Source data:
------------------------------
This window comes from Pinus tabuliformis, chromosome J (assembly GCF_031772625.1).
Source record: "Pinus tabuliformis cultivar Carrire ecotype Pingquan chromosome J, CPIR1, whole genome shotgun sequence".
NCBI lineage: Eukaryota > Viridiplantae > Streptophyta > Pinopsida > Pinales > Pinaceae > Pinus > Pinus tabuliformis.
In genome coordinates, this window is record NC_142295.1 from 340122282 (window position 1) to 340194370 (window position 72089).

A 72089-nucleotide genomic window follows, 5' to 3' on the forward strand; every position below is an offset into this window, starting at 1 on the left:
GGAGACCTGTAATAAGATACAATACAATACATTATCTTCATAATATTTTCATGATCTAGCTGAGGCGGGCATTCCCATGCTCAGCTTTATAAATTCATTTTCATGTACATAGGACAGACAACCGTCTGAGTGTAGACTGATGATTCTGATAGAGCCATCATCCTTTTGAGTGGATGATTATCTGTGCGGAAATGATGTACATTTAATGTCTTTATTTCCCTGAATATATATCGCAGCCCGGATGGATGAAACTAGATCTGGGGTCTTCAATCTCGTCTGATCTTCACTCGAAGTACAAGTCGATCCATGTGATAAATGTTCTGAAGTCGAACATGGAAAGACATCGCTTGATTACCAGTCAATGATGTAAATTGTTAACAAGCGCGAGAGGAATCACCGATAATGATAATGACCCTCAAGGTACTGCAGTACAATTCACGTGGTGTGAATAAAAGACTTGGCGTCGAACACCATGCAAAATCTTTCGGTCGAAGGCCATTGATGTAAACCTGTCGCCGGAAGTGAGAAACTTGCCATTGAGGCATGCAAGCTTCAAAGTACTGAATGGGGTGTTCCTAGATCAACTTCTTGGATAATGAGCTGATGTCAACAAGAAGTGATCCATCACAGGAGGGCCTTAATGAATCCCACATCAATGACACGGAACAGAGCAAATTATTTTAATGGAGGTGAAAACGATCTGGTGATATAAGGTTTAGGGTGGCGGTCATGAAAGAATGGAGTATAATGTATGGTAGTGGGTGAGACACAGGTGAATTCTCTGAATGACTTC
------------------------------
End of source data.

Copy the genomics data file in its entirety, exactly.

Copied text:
This window comes from Pinus tabuliformis, chromosome J (assembly GCF_031772625.1).
Source record: "Pinus tabuliformis cultivar Carrire ecotype Pingquan chromosome J, CPIR1, whole genome shotgun sequence".
NCBI lineage: Eukaryota > Viridiplantae > Streptophyta > Pinopsida > Pinales > Pinaceae > Pinus > Pinus tabuliformis.
In genome coordinates, this window is record NC_142295.1 from 340122282 (window position 1) to 340194370 (window position 72089).

A 72089-nucleotide genomic window follows, 5' to 3' on the forward strand; every position below is an offset into this window, starting at 1 on the left:
GGAGACCTGTAATAAGATACAATACAATACATTATCTTCATAATATTTTCATGATCTAGCTGAGGCGGGCATTCCCATGCTCAGCTTTATAAATTCATTTTCATGTACATAGGACAGACAACCGTCTGAGTGTAGACTGATGATTCTGATAGAGCCATCATCCTTTTGAGTGGATGATTATCTGTGCGGAAATGATGTACATTTAATGTCTTTATTTCCCTGAATATATATCGCAGCCCGGATGGATGAAACTAGATCTGGGGTCTTCAATCTCGTCTGATCTTCACTCGAAGTACAAGTCGATCCATGTGATAAATGTTCTGAAGTCGAACATGGAAAGACATCGCTTGATTACCAGTCAATGATGTAAATTGTTAACAAGCGCGAGAGGAATCACCGATAATGATAATGACCCTCAAGGTACTGCAGTACAATTCACGTGGTGTGAATAAAAGACTTGGCGTCGAACACCATGCAAAATCTTTCGGTCGAAGGCCATTGATGTAAACCTGTCGCCGGAAGTGAGAAACTTGCCATTGAGGCATGCAAGCTTCAAAGTACTGAATGGGGTGTTCCTAGATCAACTTCTTGGATAATGAGCTGATGTCAACAAGAAGTGATCCATCACAGGAGGGCCTTAATGAATCCCACATCAATGACACGGAACAGAGCAAATTATTTTAATGGAGGTGAAAACGATCTGGTGATATAAGGTTTAGGGTGGCGGTCATGAAAGAATGGAGTATAATGTATGGTAGTGGGTGAGACACAGGTGAATTCTCTGAATGACTTC